Friday, May 06, 2011

Everything but Cats

I am getting old. My body knows that. My right knee, neck and shoulder have been in misery, since the tree limb removal stint. But my mind can't accept I'm getting up there. So, like a college student, like I can go forever, I was up all night.

Why, you say?

Well, duh! I was after cats.

What else would part me and my bed?

I wanted to help catch the last two at the nursing home colony. Only now it's four. Two more males have showed up. This is the never ending colony. The last cat the animal crackers woman trapped was also a new show tame male, but beat up and skinny with wounds, abandoned apparently.

19 cats have been caught there so far. The original feeder of the colony had estimated there were seven cats in all, a serious understatement of fact.

Both females left are long hair and pregnant. They played around me, hungry, all night. So did raccoons and the biggest possums I have ever seen. Just when we thought the possum we were watching eat under the drop trap was the biggest thing we'd ever seen, he turns towards the bushes, intimidated, then scrambles off. Out waddles a possum twice the size of the first one. He was as long as the drop was wide, I swear.

Twice I was ready to yank the string which pulls the stick support from the drop trap on a cat when an employee car drove up, scaring off the target cat. Twice more a targeted cat was about to spring a live trap when an employee car drove up. Ever want to pull your hair out?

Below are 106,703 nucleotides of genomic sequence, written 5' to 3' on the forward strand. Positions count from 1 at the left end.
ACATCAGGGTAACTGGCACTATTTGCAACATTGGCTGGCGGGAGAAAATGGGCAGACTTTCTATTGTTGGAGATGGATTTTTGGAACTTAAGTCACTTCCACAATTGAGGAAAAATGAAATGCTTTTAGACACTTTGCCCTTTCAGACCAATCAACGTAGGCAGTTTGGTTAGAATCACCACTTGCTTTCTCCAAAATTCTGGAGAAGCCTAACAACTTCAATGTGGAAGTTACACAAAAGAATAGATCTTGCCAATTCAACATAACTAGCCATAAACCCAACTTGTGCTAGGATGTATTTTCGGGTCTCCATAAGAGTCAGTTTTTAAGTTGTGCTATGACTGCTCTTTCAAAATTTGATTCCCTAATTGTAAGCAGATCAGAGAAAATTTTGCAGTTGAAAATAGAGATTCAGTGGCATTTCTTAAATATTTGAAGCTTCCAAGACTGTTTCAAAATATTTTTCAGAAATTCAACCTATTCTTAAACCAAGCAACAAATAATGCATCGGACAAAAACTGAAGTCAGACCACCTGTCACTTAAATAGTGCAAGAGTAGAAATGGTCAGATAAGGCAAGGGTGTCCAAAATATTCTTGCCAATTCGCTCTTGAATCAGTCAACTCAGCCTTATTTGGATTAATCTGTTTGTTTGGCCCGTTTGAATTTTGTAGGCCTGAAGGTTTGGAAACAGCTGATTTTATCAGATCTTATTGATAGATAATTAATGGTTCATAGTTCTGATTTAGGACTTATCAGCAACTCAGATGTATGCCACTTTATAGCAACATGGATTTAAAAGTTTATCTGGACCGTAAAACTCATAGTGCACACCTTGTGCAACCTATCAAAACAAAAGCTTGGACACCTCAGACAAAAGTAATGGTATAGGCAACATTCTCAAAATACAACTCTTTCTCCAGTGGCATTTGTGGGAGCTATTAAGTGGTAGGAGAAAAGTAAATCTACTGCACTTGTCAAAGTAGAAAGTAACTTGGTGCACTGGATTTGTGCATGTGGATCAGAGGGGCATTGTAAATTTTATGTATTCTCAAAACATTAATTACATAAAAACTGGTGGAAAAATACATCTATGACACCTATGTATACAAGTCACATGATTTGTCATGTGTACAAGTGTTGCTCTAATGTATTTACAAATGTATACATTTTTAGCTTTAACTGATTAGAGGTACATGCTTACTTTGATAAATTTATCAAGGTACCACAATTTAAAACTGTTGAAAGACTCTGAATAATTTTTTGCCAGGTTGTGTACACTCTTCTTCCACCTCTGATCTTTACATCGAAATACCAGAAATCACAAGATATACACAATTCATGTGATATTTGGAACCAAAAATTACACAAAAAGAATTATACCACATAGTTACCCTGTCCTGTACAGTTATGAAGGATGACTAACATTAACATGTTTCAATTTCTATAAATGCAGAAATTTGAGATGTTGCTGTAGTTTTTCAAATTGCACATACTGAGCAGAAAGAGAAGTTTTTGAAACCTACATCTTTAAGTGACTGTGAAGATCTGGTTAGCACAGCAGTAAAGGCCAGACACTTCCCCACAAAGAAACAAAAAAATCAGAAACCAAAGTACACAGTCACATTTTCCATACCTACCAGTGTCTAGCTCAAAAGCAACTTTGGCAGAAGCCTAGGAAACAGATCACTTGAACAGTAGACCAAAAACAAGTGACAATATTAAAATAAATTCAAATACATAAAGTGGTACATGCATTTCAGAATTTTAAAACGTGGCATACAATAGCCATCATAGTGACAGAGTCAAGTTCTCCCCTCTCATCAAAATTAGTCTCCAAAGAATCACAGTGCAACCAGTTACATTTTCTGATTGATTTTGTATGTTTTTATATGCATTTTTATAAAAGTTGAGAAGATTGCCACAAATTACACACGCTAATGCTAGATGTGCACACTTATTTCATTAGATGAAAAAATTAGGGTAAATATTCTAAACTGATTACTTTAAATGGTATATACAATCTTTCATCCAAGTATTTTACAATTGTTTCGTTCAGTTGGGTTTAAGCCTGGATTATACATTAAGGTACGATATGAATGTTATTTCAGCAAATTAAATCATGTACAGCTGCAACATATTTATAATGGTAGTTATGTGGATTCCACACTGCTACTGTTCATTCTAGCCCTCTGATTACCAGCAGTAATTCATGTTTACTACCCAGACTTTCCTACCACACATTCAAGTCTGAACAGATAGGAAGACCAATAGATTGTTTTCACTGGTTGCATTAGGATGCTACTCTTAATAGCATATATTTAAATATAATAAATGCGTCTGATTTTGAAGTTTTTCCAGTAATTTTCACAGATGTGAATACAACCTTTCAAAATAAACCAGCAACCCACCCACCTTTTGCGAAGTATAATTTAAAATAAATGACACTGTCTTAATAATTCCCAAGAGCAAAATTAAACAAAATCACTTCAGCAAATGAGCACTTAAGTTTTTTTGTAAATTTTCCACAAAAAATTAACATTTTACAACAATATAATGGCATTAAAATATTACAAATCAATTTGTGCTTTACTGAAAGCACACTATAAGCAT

By 5:30 a.m., I knew I needed to get to the Albany business, to net that female with her kittens, if she had not moved them. I left a trap set and left my number with an employee who vowed to check the trap.

But at the warehouse, alas, the mom had moved her kittens. Where, on that vast property, with all it's building and materials, did she take them? I should have netted her last night. I knew she'd move them.

By then, the nursing home was calling me. A cat was caught she said. "Which one?" I wanted to know. She didn't know. "The other woman who looked said it was gruesome."

"Gruesome?" I say, thinking that a strange term to describe a cat, no matter how ugly the cat might be.

She came back after going to check the trap and said, "It's a huge possum."

"Well, the back of that trap can be unclipped and the back door lifted straight up," I said.

"I'm not getting near that thing," she interrupted.

"I'll be over," I said in a hang my head tone. I was beat.

Over I went, taking the kitten from the business, trapped the night before last. She would be fixed in place of any from the nursing home, since I failed at catching any.

But the night was not a total loss. We all have these nights, or days, where nothing seems to go right.

When I returned home, I dropped a partially used can of bait tuna, lost my grip in my exhaustion, onto the floor. Guess who was the first cat there, to start the cleanup--


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